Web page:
3. Display: table(-cell)

This property value perfectly mimics a traditional table cell, but is not supported by IE7. The principle is the same as well. However, here the container must get a vertical-align: middle, otherwise even the standards-compliant browsers position the object at the top. The live example you can find here .

You cannot center the object relative to the body element directly. You need an intermediate container for that, which acts as the table cell, with the body element acting as the table. So, the body gets display: table and the container display: table-cell. Also, all elements acting as table or table cell must get a width declaration. Natively, tables and table cells have zero width, and so do elements with a display: table(-cell).

4. Absolute positioning

This technique requires that the height of the object is set. If the object is to be centered relative to the body element, in the middle of the page, simply add the following CSS code to the object. However, if it must be centered inside a lower element than the body, that (parent) element must get a position:relative unless it already has a position:absolute of its own.

The principle is: move the object down so that its upper border is at half the height of the container, by means of top: 50%. Next, move it back up by means of a negative margin-top. The value of the negative margin-top must be: half the height of the object plus half of the total top and bottom borders and paddings. If this sounds peculiar, have a look at the following demonstration:

Open the live example of the next method, in which the horizontal centering is achieved through margin: 0 auto. That is perfect horizontal centering, isn't it? With absolute positioning, the object's exact same position is achieved with a negative margin-left of half its width plus half the total left and right borders and paddings. Just toggle between the two live examples and view the source code to see for yourself.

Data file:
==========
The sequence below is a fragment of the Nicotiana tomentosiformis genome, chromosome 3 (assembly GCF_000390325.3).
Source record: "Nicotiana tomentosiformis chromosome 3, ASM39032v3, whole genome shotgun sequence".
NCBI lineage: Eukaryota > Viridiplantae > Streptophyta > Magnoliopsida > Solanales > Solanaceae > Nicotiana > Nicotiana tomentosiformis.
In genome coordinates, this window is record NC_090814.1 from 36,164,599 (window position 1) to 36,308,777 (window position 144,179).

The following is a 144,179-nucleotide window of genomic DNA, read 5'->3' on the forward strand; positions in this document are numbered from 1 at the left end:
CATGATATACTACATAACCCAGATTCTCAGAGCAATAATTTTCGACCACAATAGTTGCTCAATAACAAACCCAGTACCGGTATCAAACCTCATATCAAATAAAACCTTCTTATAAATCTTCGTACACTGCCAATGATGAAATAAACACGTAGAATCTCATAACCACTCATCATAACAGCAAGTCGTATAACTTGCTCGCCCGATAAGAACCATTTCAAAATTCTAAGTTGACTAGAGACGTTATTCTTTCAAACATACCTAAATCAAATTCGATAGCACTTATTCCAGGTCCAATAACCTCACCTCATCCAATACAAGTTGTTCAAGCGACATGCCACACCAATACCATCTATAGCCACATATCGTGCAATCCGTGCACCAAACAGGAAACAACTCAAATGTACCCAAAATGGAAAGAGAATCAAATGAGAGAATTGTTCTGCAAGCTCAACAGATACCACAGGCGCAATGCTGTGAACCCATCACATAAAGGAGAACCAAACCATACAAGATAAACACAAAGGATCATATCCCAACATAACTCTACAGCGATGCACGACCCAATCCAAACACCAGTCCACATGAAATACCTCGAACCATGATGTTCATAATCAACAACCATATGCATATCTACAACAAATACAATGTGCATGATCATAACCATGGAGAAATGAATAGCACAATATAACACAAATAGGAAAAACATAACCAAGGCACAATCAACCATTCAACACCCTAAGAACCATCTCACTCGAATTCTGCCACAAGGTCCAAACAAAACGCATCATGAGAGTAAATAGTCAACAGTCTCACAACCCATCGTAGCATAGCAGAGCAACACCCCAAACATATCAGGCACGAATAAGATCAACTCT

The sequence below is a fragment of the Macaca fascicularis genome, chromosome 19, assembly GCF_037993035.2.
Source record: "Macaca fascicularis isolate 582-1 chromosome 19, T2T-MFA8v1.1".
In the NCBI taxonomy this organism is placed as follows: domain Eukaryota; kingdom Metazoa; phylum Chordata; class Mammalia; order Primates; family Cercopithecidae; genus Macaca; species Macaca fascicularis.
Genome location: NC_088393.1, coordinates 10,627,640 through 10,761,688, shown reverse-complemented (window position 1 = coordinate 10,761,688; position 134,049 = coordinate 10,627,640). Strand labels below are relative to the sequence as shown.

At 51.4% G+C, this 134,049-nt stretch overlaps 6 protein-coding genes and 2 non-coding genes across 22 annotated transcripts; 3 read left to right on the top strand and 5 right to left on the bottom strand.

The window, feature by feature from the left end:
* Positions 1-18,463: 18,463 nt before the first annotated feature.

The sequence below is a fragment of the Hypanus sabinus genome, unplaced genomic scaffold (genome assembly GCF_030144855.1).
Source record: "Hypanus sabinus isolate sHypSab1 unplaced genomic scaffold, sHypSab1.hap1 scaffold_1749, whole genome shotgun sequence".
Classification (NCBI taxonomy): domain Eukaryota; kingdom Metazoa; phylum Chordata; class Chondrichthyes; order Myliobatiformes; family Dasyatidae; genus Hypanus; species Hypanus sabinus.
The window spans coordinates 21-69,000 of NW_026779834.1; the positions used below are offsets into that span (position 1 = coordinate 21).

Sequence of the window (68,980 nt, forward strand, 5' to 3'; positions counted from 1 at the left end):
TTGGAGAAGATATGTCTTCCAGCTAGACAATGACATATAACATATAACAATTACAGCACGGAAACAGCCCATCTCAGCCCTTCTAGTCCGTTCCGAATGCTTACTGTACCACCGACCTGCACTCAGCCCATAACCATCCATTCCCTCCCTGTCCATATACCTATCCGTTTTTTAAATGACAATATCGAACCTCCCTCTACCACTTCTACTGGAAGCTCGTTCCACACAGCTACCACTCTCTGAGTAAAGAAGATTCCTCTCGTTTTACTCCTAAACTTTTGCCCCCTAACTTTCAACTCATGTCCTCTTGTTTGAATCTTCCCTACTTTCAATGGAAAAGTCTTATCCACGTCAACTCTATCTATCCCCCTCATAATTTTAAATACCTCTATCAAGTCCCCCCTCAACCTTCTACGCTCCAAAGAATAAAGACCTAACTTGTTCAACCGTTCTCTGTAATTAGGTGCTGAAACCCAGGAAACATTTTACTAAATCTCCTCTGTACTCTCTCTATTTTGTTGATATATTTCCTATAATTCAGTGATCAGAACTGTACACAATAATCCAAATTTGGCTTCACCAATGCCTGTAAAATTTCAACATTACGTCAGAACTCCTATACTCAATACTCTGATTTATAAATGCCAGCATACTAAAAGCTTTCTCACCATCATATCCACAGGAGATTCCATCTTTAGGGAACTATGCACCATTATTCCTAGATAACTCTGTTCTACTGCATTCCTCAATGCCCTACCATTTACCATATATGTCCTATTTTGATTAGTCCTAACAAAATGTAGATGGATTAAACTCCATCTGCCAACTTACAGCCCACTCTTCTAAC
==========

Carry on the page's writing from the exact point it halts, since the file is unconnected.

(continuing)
5. Sibling centralizer I

This technique is based on the principle that an element with a negative margin-bottom will pull the element below it up. If we give the upper (sibling) element a height of half the height of the (parent) container, and a negative margin-bottom of half the height of the element below it plus its borders and paddings, we get a perfect vertical centering of the lower element.

6. Sibling centralizer II

This technique is a more intuitive variant of the technique apparently created by Michal Czernow. It is based on the principle that two inline(-block) elements with a vertical-align: middle vertically center each other inside their common parent element.

Because inline elements are not susceptible to dimension declarations, we want to use display: inline-block. And because IE7 will only apply that to native inline elements, this technique does not work in that browser version.

If you want to center the object relative to the body element, that and the html element must get a height: 100%. This is because the sibling centralizer element must have that as well.

Change log
V. 2.0: Added Sibling centralizer II technique. Replaced the flowchart with the table in the text.

I am Frank Conijn, a web designer and author from Amsterdam, the Netherlands. At the moment, I am too busy with other web projects to be making websites for others, but I am available if you want to hire me for problem solving or advice. Just mail me at

Was this article helpful and do you have any Google account? A Google recommendation of my business, by means of simply clicking this button, is appreciated:

For general comments on and suggestions for this article, mail met at the above address. For free help with minor problems, post your question on one of these web design forums (pop-up).